October 29, 2015 · Leave a comment

The Social Construction of Acceleration – A review of Judy Wajcman’s book Pressed for Time

Patience seems anachronistic in an age of high speed downloads, same day deliveries, and on-demand assistants who can be summoned by tapping a button. Though some waiting may still occur … Continue reading

October 1, 2015 · 7 Comments

There’s an Apparatus for That – Reflections on Vilém Flusser’s book Post-History

Critiquing this or that aspect of society can be an invigorating experience. One simply selects a specific topic and sets about excoriating it, methodically ripping it apart with a mixture … Continue reading

September 10, 2015 · Leave a comment

The Robots are Coming! – A Review of Rise of the Robots by Martin Ford

Armies of metallic soldiers attacking fleeing humans, monotone machines refusing to open air lock doors, malfunctioning androids on murderous rampages – popular culture has done much to disseminate anxiety inducing … Continue reading

August 19, 2015 · 4 Comments

Between the Scythe & the Reaper Drone – A review of Nicholas Carr’s “The Glass Cage”

Here is a thought experiment: reflect back on the last forty-eight hours of your life, how often did you find yourself relying on computerized technology for performing a function that … Continue reading

October 23, 2014 · 10 Comments

Program and Be Programmed – A Review of Wendy Hui Kyong Chun’s Programmed Visions

Type a letter on a keyboard and the letter appears on the screen, double-click on a program’s icon and it opens, use the mouse in an art program to draw … Continue reading

October 16, 2014 · 1 Comment

“The attempt to keep conscience alive” – Reflections on the book Burning Conscience

The threatening shape hanging above the horizon these days does not resemble a mushroom cloud. This is not to suggest that the potential threat of nuclear weapons has completely receded; … Continue reading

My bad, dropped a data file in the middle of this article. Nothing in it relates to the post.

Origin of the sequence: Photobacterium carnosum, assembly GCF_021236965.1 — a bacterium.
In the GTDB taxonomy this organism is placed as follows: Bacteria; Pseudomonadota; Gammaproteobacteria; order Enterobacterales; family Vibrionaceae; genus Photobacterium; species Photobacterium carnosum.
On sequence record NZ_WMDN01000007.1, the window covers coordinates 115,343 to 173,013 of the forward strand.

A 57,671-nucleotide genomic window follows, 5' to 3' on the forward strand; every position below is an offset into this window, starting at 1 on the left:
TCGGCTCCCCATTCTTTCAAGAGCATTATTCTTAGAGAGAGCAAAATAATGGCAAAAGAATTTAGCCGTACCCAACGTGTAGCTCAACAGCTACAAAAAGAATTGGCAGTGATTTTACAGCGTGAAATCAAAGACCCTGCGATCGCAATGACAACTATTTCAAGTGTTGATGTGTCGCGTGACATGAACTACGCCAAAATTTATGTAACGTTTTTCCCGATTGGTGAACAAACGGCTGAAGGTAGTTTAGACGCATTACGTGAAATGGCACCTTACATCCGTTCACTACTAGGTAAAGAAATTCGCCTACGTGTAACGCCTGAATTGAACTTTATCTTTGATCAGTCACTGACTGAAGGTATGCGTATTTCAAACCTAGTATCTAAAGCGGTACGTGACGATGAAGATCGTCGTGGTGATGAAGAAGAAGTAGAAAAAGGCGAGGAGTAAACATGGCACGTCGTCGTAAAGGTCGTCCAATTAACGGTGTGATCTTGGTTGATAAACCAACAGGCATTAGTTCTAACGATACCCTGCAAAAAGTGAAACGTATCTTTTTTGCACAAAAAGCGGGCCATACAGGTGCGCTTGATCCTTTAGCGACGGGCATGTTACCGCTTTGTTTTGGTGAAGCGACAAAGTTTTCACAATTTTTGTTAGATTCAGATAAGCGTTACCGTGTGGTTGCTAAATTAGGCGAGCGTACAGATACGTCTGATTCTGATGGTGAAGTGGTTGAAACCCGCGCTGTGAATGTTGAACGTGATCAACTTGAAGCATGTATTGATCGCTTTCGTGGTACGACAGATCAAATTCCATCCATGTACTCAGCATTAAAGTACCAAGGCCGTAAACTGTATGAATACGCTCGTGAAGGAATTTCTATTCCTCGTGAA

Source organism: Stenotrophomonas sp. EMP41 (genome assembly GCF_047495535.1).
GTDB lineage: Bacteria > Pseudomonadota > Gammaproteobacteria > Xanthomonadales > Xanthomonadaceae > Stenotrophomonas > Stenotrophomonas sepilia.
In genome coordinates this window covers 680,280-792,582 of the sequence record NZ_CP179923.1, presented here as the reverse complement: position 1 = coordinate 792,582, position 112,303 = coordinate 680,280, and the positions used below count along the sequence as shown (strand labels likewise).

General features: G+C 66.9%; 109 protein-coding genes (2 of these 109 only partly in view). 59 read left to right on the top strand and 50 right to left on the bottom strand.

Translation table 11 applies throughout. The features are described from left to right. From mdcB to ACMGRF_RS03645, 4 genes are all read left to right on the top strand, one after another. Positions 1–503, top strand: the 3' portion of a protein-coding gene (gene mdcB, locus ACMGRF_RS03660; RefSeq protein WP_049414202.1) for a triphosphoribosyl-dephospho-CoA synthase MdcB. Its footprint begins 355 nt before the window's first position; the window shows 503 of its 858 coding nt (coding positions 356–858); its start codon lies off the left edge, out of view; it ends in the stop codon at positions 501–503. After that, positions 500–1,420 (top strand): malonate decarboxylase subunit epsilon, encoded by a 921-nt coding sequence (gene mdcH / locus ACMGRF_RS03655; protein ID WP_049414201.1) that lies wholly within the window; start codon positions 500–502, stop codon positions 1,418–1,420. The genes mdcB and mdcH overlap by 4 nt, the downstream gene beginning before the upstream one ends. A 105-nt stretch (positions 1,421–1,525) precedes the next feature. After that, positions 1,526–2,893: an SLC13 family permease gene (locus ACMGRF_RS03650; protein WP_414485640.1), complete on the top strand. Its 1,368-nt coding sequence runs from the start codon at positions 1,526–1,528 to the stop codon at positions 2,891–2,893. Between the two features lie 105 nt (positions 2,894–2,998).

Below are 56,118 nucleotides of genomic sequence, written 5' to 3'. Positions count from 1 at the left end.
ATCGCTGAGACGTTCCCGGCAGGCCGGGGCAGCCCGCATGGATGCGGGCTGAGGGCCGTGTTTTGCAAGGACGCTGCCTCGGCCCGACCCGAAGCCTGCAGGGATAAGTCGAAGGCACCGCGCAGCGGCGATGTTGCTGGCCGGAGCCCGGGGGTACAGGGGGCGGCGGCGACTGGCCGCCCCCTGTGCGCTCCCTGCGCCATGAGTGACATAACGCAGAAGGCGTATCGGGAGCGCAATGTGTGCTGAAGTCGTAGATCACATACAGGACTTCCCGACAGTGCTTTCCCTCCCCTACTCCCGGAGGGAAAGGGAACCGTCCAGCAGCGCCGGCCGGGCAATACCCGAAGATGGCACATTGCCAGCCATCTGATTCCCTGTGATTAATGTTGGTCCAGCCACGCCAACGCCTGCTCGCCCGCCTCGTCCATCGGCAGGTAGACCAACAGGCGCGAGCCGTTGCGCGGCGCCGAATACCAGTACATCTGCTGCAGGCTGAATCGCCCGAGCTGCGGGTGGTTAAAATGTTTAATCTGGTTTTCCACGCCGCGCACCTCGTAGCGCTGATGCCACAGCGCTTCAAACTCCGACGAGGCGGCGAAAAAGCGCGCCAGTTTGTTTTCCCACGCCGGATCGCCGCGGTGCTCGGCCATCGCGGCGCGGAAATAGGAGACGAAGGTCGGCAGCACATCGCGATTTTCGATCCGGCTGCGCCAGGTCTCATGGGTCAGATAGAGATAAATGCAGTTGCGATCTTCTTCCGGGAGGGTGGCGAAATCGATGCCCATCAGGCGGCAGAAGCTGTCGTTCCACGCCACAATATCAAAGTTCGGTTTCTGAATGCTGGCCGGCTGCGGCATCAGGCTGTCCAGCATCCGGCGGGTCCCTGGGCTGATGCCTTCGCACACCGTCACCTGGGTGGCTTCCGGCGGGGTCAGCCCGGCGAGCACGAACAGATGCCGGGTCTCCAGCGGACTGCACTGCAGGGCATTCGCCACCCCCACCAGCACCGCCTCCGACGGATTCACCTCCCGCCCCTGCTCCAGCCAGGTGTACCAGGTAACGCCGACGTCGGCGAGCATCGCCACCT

September 5, 2014 · 5 Comments

You’re Caught in the Net! – A review of Julia Angwin’s “Dragnet Nation”

A few decades ago if somebody told you “you’re being watched!” You might have dismissed them as paranoid, mildly unhinged, or perhaps you would have entertained the possibility that you … Continue reading

March 31, 2014 · 10 Comments

Hey! Slow Down! – A review of Doug Hill’s “Not So Fast”

For much of human history there has existed a conflict between people and their tools. From the alphabet to the clock to industrialization to the early computer to the smart-phone … Continue reading

January 21, 2014 · 8 Comments

Capitalism vs. the Internet – A review of Digital Disconnect by Robert McChesney

For many people the Internet seems to hold nothing but promise. This envisioned promise varies from one bunch to the next, yet across groups there seems to exist a certain … Continue reading

May 28, 2013 · 18 Comments

To Save Everything Click Here — by Evgeny Morozov — A Book Review

The modern day evangelicals of technology rarely miss an opportunity to proclaim the ways in which a new device or app will solve all of our problems. Such people stand … Continue reading

April 12, 2013 · 7 Comments